A Pinwheel-Shaped Cabin in Norway Is a Fresh Take on the Traditional Hytte

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By Lucy Wang
With four wings that branch out for distinct views, this pine-clad cabin north of Oslo offers privacy for family members despite the small space.

With over a quarter of all Norwegians owning at least one "hytte"—a countryside cottage—it seemed only fitting that the American geologist Scott Young finally take part in the cultural tradition, having moved his family to Oslo seven years ago.

After locking down a hilltop location just an hour north of the city, Scott and his wife Christine Griffin Young handed the design reins over to San Francisco– and Oslo–based Mork Ulnes Architects, who reworked the traditional hytte typology into a 940-square-foot timber cabin. Called Mylla Hytte, the outpost melds the compact and efficient nature of its predecessors with an airy, contemporary feel.

Located on the northern edges of the Nordmarka wilderness region, Mylla Cabin offers easy access to cross-country skiing, as well as fishing at Mylla Lake located just below.

Located on the northern edges of the Nordmarka wilderness region, Mylla Cabin offers easy access to cross-country skiing, as well as fishing at Mylla Lake located just below.

The architects’ departure from the traditional Norwegian hytte—which can often feel cramped and primitive—began with the rejection of the typical single-gable, rectangular form in favor of a pinwheel plan with four shed roofs that radiate out towards the landscape. The unconventional plan had the added benefit of allowing for a free-flowing layout that fits three bedrooms and two full bathrooms without compromising privacy.

The pinwheel plan also led to the creation of two sheltered outdoor spaces: the morning porch and the evening porch.

The pinwheel plan also led to the creation of two sheltered outdoor spaces: the morning porch and the evening porch.

"The pinwheel plan and sloping roof form is derived from the climate, the desire to separate the bedrooms for privacy, and to offer contrasting views from each room," explains principal Casper Mork-Ulnes. "In that sense, the building is a very straightforward response to its context, while at the same time generating a unique experience."

In summer, the cabin makes an excellent base for mountain biking, canoeing, kayaking, and fishing.

In summer, the cabin makes an excellent base for mountain biking, canoeing, kayaking, and fishing.

In another nod to context, the architects wrapped the exterior in untreated heart pine, which will gradually develop a handsome silvery patina to blend in with the winter landscape. The use of timber continues indoors, mostly finished in pine plywood treated with lye and white oil. 

To create a clean and minimalist aesthetic, only treated pine plywood and concrete was used in the interiors.

To create a clean and minimalist aesthetic, only treated pine plywood and concrete was used in the interiors.

The kitchen occupies the heart of the home, while the three bedrooms and the great room radiate out in different directions.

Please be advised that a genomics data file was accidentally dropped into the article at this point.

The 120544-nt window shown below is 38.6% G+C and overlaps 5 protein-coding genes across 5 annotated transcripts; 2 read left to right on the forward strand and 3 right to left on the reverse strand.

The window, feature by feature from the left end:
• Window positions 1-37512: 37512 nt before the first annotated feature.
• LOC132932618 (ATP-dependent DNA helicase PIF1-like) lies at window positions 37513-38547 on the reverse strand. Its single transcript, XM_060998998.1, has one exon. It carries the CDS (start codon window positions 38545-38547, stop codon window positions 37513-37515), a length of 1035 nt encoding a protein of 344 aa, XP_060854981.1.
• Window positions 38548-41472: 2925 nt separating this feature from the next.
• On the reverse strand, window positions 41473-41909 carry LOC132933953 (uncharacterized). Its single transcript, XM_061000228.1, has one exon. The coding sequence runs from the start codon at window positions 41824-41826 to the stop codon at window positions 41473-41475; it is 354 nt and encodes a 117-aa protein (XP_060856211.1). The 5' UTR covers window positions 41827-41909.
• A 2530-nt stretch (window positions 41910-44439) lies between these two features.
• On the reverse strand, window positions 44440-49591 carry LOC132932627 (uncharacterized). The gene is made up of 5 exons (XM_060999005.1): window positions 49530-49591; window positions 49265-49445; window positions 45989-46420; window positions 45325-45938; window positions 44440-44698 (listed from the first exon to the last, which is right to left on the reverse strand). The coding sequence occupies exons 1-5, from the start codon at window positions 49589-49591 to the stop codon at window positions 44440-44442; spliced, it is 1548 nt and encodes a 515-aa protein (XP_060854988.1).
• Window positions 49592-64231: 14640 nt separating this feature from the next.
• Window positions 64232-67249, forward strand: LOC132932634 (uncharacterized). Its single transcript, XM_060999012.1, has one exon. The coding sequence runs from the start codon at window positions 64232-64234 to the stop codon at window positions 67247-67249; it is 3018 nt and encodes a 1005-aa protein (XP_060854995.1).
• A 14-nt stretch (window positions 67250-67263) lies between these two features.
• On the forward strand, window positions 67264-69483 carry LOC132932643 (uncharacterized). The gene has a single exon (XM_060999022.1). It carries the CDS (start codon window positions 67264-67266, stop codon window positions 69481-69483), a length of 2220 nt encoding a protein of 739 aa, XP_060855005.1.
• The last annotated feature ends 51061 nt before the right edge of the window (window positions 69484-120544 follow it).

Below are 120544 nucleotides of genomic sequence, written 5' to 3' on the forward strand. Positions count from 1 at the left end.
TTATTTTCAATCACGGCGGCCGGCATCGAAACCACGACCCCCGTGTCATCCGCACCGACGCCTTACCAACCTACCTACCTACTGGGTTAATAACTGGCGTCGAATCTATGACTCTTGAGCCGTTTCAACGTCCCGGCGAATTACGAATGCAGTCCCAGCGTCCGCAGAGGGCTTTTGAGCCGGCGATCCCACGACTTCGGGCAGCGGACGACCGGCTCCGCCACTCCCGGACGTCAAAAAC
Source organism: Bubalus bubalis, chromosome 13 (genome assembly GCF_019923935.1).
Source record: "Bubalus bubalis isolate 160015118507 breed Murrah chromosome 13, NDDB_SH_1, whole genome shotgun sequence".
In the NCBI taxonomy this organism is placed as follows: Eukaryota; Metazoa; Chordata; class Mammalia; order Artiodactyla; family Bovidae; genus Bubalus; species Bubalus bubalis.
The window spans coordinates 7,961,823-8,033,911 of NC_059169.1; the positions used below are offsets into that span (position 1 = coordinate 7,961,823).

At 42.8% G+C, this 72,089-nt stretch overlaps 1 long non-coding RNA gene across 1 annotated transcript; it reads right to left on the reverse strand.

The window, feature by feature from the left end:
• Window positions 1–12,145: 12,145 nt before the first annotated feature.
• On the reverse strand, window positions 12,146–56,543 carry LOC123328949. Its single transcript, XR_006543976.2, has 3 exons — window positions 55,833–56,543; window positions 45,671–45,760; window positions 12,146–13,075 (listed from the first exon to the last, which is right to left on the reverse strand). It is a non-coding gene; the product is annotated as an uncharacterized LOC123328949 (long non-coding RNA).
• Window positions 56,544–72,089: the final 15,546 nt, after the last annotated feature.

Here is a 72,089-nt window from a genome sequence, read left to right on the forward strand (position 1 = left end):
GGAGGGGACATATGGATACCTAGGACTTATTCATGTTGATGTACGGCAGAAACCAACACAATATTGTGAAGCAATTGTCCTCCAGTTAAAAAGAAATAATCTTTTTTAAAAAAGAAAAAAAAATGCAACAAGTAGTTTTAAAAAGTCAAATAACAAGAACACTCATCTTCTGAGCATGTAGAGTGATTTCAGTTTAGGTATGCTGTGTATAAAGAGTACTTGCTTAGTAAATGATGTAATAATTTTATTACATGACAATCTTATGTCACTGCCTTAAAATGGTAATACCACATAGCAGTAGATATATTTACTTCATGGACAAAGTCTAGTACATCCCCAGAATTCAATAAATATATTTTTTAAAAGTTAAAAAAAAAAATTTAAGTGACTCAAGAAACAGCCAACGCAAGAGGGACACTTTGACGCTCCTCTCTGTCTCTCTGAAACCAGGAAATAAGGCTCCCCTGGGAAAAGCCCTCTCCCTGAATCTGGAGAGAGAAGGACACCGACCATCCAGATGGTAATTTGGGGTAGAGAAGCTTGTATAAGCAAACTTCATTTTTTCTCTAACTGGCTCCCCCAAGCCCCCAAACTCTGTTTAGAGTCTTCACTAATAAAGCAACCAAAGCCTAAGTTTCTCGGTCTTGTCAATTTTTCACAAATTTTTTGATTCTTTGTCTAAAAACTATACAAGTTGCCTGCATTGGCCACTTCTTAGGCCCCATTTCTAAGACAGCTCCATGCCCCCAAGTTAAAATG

From the dining table to the bed frames, custom plywood furniture is installed throughout the home and combined with a few nature-inspired touches, like the green Kvadrat wool felt in the upholstered built-ins.

From the dining table to the bed frames, custom plywood furniture is installed throughout the home and combined with a few nature-inspired touches, like the green Kvadrat wool felt in the upholstered built-ins.

Each wing of the house enjoys views of four distinct landscape features. The open-plan living and dining area overlooks Mylla Lake; the guest room looks towards the rolling hills; the kids’ bunk room looks up at the sky; and the master bedroom looks out to the towering pine forest. 

Planning regulations required a gable roof, which the architects split into four shed roofs carefully designed to respond to heavy snow and meet spatial and aesthetic wishes.

Planning regulations required a gable roof, which the architects split into four shed roofs carefully designed to respond to heavy snow and meet spatial and aesthetic wishes.

"The cabin is so small, we wanted to make things as multipurpose as possible," explains architect Lexie Mork-Ulnes, who has over a decade of experience in product and furniture design. 

Transom glass above each door allows for light and views while reducing sound transmission.

Transom glass above each door allows for light and views while reducing sound transmission.

Space-saving furniture can be found throughout the home: the kitchen island doubles as a bench for the dining table, while the children’s playroom can be found atop the bathroom volume. Hidden storage is integrated in most of the large furnishings. The sofa for eight can  transform into two beds, making it possible for the Youngs to accommodate up to six guests.

Each bedroom has two access doors, which close completely flush for a clean appearance.

Each bedroom has two access doors, which close completely flush for a clean appearance.

Mylla Hytte also includes a small, 172-square-foot annex housing a two-person sauna as well as space for ski waxing and bike and ski storage. 

During the winter, the Youngs go on long ski tours and warm up in the sauna.

During the winter, the Youngs go on long ski tours and warm up in the sauna.

Mylla Hytte site plan

Mylla Hytte site plan

Mylla Hytte floor plan

Mylla Hytte floor plan

Mylla Hytte main house floor plan

Mylla Hytte main house floor plan

Mylla Hytte elevations

Mylla Hytte elevations

Project Credits:

Architect of Record: Mork Ulnes Architects

General Contractor: Kreativ Hus